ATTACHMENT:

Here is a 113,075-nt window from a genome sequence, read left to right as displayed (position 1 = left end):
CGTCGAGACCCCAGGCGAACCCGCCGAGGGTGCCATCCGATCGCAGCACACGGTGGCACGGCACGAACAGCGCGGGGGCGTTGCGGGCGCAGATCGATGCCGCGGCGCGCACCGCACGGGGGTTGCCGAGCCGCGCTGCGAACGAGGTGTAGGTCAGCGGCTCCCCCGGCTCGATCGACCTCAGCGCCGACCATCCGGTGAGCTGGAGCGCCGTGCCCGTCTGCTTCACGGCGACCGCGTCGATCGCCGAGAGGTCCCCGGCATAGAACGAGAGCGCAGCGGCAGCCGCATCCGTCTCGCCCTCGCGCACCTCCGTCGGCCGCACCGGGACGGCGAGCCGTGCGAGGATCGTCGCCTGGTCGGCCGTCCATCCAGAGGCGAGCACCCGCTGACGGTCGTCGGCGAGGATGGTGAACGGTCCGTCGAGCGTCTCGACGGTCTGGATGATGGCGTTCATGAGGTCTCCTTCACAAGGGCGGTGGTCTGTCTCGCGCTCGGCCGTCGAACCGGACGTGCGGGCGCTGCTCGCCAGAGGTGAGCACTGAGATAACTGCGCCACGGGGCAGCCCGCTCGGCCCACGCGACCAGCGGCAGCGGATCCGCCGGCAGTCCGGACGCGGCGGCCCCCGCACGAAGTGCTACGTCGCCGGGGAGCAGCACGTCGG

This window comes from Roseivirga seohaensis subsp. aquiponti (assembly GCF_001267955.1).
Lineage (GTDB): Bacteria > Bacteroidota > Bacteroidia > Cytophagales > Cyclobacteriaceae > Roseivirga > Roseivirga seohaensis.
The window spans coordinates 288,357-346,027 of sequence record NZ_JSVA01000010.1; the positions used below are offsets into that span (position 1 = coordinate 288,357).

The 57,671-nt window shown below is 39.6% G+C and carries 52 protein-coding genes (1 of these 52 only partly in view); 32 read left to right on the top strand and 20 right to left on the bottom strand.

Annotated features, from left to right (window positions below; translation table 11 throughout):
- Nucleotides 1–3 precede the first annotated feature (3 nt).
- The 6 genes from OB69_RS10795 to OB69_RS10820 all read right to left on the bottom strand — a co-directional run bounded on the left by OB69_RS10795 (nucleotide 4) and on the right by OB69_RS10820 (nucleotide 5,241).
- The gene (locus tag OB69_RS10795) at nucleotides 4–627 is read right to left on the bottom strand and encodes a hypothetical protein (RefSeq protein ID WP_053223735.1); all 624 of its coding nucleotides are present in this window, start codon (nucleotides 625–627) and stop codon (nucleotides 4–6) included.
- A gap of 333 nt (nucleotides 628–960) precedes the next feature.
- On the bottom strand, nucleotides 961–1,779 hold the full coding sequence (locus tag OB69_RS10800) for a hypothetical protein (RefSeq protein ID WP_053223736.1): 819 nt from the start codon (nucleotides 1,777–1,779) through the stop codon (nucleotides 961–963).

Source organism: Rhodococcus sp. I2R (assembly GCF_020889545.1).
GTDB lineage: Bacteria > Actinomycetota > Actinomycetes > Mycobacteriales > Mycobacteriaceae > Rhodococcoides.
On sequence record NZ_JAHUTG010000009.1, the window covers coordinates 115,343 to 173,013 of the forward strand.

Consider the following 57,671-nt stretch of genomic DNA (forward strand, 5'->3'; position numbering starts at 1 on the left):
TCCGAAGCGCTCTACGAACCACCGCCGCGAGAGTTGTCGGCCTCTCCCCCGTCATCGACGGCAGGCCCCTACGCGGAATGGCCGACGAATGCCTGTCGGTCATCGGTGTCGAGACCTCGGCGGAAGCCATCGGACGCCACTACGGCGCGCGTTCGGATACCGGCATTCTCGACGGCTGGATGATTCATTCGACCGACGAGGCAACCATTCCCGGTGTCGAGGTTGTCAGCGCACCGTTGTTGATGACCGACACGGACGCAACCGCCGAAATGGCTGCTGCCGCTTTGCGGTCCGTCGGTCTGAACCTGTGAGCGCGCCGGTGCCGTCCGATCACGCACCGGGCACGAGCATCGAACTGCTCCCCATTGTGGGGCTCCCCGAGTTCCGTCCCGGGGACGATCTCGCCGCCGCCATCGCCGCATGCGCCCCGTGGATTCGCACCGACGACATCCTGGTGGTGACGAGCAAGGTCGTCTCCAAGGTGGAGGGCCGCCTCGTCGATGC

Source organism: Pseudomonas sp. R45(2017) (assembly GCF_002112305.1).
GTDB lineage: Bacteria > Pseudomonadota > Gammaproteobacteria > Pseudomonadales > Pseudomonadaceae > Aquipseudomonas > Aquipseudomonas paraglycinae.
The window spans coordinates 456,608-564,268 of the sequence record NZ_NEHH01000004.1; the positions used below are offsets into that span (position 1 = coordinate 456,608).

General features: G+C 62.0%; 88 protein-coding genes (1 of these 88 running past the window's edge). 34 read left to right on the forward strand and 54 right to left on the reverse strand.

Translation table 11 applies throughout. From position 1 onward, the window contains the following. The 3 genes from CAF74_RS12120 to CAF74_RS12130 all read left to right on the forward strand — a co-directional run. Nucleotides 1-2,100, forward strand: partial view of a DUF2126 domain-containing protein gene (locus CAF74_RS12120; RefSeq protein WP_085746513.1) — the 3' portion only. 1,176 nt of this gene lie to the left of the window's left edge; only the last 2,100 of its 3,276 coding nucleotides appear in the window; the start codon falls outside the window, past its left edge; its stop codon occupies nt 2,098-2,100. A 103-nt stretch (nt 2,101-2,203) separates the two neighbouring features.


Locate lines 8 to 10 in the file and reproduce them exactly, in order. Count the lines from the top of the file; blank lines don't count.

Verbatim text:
- Nucleotides 1–3 precede the first annotated feature (3 nt).
- The 6 genes from OB69_RS10795 to OB69_RS10820 all read right to left on the bottom strand — a co-directional run bounded on the left by OB69_RS10795 (nucleotide 4) and on the right by OB69_RS10820 (nucleotide 5,241).
- The gene (locus tag OB69_RS10795) at nucleotides 4–627 is read right to left on the bottom strand and encodes a hypothetical protein (RefSeq protein ID WP_053223735.1); all 624 of its coding nucleotides are present in this window, start codon (nucleotides 625–627) and stop codon (nucleotides 4–6) included.